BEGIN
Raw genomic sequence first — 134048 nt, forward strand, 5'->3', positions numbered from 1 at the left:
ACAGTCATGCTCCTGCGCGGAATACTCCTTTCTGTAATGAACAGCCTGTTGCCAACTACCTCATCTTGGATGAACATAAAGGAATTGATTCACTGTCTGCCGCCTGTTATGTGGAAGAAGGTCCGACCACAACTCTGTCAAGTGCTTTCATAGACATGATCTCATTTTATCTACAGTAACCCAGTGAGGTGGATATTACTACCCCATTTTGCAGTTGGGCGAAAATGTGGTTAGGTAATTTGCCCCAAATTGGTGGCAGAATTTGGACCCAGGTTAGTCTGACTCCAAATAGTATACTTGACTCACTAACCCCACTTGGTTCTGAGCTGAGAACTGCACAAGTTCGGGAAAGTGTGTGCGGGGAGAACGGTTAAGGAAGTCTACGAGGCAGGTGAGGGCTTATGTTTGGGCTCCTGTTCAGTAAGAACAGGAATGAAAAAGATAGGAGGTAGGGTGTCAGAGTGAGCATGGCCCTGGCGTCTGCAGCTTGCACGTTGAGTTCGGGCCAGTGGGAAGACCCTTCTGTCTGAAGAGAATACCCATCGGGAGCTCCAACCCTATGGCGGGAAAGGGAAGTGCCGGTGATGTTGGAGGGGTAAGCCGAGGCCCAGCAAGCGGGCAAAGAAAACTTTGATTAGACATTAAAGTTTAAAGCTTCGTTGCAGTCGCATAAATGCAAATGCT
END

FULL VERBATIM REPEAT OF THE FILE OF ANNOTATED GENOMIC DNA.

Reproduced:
Raw genomic sequence first — 134048 nt, forward strand, 5'->3', positions numbered from 1 at the left:
ACAGTCATGCTCCTGCGCGGAATACTCCTTTCTGTAATGAACAGCCTGTTGCCAACTACCTCATCTTGGATGAACATAAAGGAATTGATTCACTGTCTGCCGCCTGTTATGTGGAAGAAGGTCCGACCACAACTCTGTCAAGTGCTTTCATAGACATGATCTCATTTTATCTACAGTAACCCAGTGAGGTGGATATTACTACCCCATTTTGCAGTTGGGCGAAAATGTGGTTAGGTAATTTGCCCCAAATTGGTGGCAGAATTTGGACCCAGGTTAGTCTGACTCCAAATAGTATACTTGACTCACTAACCCCACTTGGTTCTGAGCTGAGAACTGCACAAGTTCGGGAAAGTGTGTGCGGGGAGAACGGTTAAGGAAGTCTACGAGGCAGGTGAGGGCTTATGTTTGGGCTCCTGTTCAGTAAGAACAGGAATGAAAAAGATAGGAGGTAGGGTGTCAGAGTGAGCATGGCCCTGGCGTCTGCAGCTTGCACGTTGAGTTCGGGCCAGTGGGAAGACCCTTCTGTCTGAAGAGAATACCCATCGGGAGCTCCAACCCTATGGCGGGAAAGGGAAGTGCCGGTGATGTTGGAGGGGTAAGCCGAGGCCCAGCAAGCGGGCAAAGAAAACTTTGATTAGACATTAAAGTTTAAAGCTTCGTTGCAGTCGCATAAATGCAAATGCT